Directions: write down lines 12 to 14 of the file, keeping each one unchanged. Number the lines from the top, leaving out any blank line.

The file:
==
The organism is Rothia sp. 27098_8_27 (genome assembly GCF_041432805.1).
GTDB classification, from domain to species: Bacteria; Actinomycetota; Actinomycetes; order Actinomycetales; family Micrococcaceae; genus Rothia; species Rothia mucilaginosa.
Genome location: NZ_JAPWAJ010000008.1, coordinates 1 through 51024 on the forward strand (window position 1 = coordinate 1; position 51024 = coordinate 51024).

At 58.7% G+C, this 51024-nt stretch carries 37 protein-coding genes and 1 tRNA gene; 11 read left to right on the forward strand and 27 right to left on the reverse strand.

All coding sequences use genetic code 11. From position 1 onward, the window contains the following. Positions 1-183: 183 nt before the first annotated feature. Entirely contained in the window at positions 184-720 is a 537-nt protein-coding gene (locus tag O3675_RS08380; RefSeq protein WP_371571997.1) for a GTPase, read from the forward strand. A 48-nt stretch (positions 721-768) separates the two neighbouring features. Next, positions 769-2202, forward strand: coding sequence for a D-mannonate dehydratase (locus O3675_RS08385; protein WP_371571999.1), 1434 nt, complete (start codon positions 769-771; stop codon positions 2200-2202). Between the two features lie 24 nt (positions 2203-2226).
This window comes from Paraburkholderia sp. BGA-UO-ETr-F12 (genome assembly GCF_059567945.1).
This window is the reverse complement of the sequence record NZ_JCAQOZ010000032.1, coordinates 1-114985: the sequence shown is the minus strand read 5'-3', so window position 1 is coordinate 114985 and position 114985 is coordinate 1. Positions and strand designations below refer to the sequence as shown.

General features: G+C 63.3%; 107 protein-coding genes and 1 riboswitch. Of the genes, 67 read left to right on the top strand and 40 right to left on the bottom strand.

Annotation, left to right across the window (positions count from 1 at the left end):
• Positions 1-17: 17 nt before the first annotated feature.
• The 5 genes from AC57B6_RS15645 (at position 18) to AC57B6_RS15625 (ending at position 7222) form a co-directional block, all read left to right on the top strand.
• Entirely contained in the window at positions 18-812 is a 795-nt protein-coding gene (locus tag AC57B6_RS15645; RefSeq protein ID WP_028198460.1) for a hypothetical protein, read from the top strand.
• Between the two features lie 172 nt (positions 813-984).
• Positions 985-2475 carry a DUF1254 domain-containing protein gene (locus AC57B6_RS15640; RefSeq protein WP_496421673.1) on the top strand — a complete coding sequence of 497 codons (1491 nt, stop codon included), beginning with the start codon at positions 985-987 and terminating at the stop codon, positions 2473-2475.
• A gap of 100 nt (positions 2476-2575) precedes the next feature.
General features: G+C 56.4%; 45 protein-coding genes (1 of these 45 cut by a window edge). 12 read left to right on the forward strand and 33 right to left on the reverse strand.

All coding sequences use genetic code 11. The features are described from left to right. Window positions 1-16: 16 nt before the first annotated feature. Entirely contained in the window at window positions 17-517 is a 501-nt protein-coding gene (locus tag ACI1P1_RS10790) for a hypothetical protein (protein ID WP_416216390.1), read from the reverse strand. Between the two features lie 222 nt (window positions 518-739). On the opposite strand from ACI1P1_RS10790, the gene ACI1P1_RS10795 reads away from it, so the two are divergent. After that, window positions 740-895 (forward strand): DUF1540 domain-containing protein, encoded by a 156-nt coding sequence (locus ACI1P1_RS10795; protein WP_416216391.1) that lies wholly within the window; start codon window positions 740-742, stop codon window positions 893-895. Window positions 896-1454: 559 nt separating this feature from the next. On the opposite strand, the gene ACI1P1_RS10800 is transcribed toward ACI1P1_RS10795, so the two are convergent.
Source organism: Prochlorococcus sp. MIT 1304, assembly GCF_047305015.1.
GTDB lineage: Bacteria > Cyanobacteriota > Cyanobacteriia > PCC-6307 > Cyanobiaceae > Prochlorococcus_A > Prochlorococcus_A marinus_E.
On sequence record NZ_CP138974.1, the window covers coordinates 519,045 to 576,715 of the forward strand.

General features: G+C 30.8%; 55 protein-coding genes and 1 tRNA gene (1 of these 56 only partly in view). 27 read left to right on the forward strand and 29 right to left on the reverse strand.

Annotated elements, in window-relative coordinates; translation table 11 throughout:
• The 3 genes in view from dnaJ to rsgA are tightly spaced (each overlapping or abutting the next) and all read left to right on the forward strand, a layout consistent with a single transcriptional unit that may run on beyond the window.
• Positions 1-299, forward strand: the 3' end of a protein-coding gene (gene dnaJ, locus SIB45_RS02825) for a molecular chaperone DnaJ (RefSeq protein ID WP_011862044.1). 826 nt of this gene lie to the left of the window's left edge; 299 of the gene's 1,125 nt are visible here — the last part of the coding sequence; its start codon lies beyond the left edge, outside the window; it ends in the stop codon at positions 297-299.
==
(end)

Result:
• Entirely contained in the window at positions 18-812 is a 795-nt protein-coding gene (locus tag AC57B6_RS15645; RefSeq protein ID WP_028198460.1) for a hypothetical protein, read from the top strand.
• Between the two features lie 172 nt (positions 813-984).
• Positions 985-2475 carry a DUF1254 domain-containing protein gene (locus AC57B6_RS15640; RefSeq protein WP_496421673.1) on the top strand — a complete coding sequence of 497 codons (1491 nt, stop codon included), beginning with the start codon at positions 985-987 and terminating at the stop codon, positions 2473-2475.